1. The “Sweet Spot”: Identify the intersection of your unique competency and your personal passion 2. Content Tilting: Determine how you can “tilt” your sweet spot to find a place where little or no competition exists. 3. Building the Base: Establish your number-one channel for disseminating content (blog, podcast, YouTube, etc.). 4. Harvesting Audience: Use social-media and SEO to convert one-time visitors into long-term subscribers. 5. Diversification: Grow your business by expanding into multiple delivery channels. 5. Monetization: Now that your expertise is established, you can begin charging money for your products or services.
The book is organized to explore the above points and includes recommendations for content planning and staffing. The book is big on how to build a content business but light on takeaways for using content to market products or services.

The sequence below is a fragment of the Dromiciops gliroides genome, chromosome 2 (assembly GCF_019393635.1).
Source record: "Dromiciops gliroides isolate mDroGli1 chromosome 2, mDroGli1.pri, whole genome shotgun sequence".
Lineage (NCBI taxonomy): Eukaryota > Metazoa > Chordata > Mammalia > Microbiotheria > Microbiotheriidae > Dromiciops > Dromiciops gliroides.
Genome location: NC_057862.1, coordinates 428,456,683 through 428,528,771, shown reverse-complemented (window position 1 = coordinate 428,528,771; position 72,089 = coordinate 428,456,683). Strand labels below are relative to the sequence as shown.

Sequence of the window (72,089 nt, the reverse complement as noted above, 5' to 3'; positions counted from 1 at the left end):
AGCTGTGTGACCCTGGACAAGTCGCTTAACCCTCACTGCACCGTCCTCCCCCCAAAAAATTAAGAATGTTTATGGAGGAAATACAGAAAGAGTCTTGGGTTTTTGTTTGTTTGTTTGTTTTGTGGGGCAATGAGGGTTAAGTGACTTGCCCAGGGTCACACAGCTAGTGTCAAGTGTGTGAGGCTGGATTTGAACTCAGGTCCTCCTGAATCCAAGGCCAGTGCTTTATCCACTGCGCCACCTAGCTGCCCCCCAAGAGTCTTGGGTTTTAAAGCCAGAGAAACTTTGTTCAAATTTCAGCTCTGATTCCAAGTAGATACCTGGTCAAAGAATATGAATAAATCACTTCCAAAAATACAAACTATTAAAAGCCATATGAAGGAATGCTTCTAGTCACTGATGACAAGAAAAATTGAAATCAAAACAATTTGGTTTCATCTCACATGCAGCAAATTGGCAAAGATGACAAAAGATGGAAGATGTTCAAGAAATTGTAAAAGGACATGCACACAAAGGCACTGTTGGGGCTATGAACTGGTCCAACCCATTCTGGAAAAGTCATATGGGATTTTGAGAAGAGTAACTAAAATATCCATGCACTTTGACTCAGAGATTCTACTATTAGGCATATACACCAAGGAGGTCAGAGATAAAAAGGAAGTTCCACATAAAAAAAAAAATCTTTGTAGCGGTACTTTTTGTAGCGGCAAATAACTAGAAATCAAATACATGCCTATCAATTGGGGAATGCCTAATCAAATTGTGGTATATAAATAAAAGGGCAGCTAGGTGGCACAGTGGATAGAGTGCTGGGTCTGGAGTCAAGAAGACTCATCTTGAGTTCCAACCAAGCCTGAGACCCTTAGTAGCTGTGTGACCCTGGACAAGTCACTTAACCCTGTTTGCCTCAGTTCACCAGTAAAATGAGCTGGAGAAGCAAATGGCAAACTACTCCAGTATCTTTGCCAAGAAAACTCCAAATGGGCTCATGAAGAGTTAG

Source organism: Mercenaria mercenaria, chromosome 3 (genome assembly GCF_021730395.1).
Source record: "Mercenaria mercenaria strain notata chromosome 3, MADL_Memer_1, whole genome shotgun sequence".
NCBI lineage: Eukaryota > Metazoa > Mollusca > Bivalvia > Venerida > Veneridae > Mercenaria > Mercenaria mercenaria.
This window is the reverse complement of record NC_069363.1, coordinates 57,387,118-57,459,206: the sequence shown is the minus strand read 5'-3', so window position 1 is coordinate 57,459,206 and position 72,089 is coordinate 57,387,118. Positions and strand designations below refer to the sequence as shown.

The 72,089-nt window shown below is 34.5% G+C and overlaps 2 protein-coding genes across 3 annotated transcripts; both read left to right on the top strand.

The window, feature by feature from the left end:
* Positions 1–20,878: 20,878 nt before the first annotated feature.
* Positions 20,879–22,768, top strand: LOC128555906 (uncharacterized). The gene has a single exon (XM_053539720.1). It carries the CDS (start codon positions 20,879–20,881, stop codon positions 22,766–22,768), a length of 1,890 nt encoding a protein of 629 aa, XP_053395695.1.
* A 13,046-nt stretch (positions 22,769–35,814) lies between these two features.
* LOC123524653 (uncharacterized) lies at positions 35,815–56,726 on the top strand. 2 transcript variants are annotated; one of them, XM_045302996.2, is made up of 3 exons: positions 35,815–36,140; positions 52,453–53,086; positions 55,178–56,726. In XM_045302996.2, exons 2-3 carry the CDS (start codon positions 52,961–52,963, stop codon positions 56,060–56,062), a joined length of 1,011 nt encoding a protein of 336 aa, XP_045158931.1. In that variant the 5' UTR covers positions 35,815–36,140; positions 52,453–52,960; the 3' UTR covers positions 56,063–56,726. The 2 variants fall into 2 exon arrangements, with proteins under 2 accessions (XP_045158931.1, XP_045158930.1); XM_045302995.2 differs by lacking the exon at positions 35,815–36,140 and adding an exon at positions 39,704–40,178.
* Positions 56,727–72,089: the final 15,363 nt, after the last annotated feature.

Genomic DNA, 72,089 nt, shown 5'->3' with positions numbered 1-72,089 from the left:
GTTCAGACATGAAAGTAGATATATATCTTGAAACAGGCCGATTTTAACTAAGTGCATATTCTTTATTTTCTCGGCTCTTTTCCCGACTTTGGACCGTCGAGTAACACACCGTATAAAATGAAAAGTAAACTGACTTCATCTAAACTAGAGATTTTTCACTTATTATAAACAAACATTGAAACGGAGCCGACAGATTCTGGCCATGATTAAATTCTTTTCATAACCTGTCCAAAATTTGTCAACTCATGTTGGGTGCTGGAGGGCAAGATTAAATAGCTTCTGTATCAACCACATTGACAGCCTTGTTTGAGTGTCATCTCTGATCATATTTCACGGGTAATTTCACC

4. The New Rules of Marketing and PR: How to Use Social Media, Online Video, Mobile Applications, Blogs, News Releases, and Viral Marketing to Reach Buyers Directly
by David Meerman Scott, 2015
4.5 rating on Amazon, #9,430 on Amazon
The rules of digital marketing are constantly changing. Using case studies and real-life examples, David Meerman Scott explores the latest best practices that lead to marketing success. Updated in 2015, Scott’s book also delves into the current social media trends, including Periscope, Meerkat and Snapchat 2 of which are already dead. Things move fast on the Internet.